In the role he chose above all others…in the play that made Broadway throngs laugh and cry for a year!
In 1933 actor John Barrymore was at the top of his profession, being among the (if not the) premier actor of his day. In 1933 alone, Barrymore would star in five feature films, among them that year’s critically acclaimed Topaze. Though an interesting film billed strangely as a comedy that was a success on its original release, it’s languished in near obscurity since.
Based on a French play of the same name, Topaze is the story of a moralistic professor (Barrymore as Professor Topaze) who looses his teaching position after refusing to pass the influential Baron’s (Reginald Mason as Baron Philippe La Tour-La Tour) immature son. Looking for his next job, he goes to an interview with Coco (Myna Loy), whose looking for help for her nephew. During the interview he meets and joins forces with Baron La Tour in promoting a curative miracle water, to be named Topaze.
Over time Topaze learns that the product bearing his name is pure hokum, but on learning that everyone’s in on the take he decides to go with the old maxim, “If you can’t beat them, join them.” Topaze becomes vindictive and leverages his position into part owner of the Baron’s enterprises and working the system diabolically to his own advantage. Finally, at the movie’s close, Topaze makes the graduation speech to his old student at the academy, making both pointed jabs at the system and those who’ve corrupted it while embracing the corruption himself.
Topaze is all about John Barrymore as one would expect. He’s in most every scene and he’s almost overly central to the film’s somewhat thin plot. He’s of course outstanding, though there are some signs of puffiness and the ravages of his alcoholism in his appearance. It’s an oddly satisfying performance in a new way for fans of Barrymore. Here he isn’t at the point of being a near caricature of the character he’s portraying. Rather, he’s more mundane, being equally effective as the meek and almost dimwitted professor who slowly learns how to manipulate the system only as his naivete falls away.
The rest of the cast has little to do, as even Myrna Loy as Coco, the Baron’s mistress, seems woefully underutilized. Her best scene is the opening one of the film, where she is sitting in presumed domestic bliss with the Baron. Only later do we learn that she’s his mistress and not his wife, but in spite of this she comes off without any prejudices moving ahead, though the casual treatment of adultery here did prevent a rerelease in 1936. As she becomes Topaze’s lab assistant and friend she still doesn’t develop much. It’s only at the end, when she’s apparently dropped the Baron in favor of Topaze himself, that you realize that she’s just working the system too. Just take a look at the film’s name on the marque (Man, Woman and Sin) that the two walk into in the finale.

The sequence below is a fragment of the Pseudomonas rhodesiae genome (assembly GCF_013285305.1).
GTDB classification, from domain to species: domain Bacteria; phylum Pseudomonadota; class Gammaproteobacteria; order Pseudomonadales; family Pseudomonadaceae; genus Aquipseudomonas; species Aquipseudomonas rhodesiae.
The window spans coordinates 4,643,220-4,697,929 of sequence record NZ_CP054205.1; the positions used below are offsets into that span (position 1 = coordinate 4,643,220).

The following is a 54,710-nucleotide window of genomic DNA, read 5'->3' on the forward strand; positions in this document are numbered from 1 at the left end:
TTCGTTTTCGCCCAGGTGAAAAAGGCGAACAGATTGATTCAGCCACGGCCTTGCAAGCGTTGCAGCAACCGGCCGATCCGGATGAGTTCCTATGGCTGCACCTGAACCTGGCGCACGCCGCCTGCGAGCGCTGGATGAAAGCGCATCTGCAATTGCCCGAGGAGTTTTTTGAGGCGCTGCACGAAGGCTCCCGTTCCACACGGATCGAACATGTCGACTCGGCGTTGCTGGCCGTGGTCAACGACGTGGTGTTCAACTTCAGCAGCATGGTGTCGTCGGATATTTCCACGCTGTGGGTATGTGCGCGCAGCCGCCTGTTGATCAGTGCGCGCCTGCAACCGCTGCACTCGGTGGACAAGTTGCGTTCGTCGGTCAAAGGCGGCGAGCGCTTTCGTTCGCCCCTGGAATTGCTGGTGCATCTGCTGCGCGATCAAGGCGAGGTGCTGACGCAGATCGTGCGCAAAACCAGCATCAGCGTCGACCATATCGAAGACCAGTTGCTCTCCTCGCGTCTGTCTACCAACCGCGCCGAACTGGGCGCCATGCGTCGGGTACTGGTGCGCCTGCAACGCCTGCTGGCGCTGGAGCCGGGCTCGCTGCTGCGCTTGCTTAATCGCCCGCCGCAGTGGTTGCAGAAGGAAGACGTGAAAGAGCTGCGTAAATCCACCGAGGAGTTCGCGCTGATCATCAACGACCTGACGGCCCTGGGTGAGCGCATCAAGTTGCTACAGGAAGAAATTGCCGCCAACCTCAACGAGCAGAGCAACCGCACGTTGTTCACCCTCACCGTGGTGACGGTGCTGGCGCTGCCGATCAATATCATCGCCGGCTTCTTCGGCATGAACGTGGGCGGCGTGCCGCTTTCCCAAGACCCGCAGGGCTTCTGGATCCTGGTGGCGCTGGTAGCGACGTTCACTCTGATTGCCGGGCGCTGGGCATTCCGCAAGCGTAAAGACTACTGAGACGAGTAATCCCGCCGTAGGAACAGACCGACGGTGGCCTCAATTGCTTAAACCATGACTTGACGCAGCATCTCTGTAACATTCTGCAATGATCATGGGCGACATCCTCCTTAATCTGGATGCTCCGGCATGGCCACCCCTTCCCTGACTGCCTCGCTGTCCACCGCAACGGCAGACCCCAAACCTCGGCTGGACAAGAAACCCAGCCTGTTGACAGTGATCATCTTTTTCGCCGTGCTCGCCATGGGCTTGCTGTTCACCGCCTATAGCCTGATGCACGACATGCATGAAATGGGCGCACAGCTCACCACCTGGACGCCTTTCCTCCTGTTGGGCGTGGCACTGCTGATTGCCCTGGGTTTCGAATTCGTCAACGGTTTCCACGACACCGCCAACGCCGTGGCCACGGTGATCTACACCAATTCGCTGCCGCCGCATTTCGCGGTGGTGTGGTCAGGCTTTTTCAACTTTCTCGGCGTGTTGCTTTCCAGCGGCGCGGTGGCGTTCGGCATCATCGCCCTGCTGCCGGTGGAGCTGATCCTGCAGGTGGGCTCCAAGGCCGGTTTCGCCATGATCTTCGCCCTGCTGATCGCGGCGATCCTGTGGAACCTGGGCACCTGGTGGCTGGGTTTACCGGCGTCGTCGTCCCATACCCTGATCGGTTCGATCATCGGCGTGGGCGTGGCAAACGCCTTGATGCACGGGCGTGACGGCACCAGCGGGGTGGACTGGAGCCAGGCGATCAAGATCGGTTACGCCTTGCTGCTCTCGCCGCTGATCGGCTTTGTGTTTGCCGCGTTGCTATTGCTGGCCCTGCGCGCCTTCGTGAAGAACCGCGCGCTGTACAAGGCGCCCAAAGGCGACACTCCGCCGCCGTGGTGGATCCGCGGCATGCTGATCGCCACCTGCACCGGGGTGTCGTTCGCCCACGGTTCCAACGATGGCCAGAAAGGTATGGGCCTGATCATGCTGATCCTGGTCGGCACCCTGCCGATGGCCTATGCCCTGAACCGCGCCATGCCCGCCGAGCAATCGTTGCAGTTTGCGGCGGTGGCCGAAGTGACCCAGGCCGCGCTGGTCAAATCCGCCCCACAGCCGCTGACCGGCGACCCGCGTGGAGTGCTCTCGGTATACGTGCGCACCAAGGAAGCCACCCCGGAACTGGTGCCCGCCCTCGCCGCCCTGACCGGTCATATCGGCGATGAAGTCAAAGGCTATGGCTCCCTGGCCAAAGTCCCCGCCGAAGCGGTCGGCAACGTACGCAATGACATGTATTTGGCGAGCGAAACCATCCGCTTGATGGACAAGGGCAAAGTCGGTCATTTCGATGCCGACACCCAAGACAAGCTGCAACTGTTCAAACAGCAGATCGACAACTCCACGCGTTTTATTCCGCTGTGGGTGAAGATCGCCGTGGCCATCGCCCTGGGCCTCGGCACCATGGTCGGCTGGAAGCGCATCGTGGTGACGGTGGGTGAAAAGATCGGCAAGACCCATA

Topaze himself is a bit of a dichotomy, for while it’s clear at the onset that he’s a man of high morals and strong ethical standards. As things progress it’s equally clear that he gives up fighting the system and instead embraces it to get his piece of the action as well. At the end, we sense there might still be some conflict internally as he almost revisits his academic start, using the forum to skewer his rivals and their schemes. Yet in his final judgement, it’s pretty clear that his diatribe against the schemers was likely just to further enhance his new empire. It’s clear he’s now firmly in camp with the rest, feeling that with the right connections and right leverage he can get just about anything, even the Baron’s girl.
The biggest challenge I have with Topaze is its moral ambiguity. Everyone’s out to play the system to their own benefit, from the Baron to Topaze to government committees to Coco. It’s a very heavy message, though strangely marketed as a comedy (it’s still listed as such). Though the Ben Hecht screenplay has some witty and well written dialogue, much of what’s intended as humor that it borders on the sardonic, being almost painfully cutting and highlighting even more this environment full of graft and corruption. Sadly, finding out that Topaze (the product) is completely fraudulent is only the tip of the iceberg. It’s an enjoyable film but at times challenging to watch as a result.
What you do see is some of the mastery of producer David O. Selznick at work, though still a few years from his own masterpiece. Besides the rather offbeat casting of Barrymore himself, you can see that there’s significant time spent on making the film feel less stagey. There’s a great extended scene early with a constant snowfall to be seen outside the professor’s classroom windows and also sharp rear projection work during a car ride that are pretty well done for the day. Of course many from the picture, including Barrymore, Loy and Selznick himself would depart for MGM shortly after Topaze.
Regardless of your take on the film, (many do realize the comedic aspects and either overlook or ignore the rather dark message) it’s far too good a film to be relegated to the dustbin of film history. It’s definitely worth watching for a somewhat unique (not over the top) performance by John Barrymore and one of the last looks at Myrna Loy before her career took off.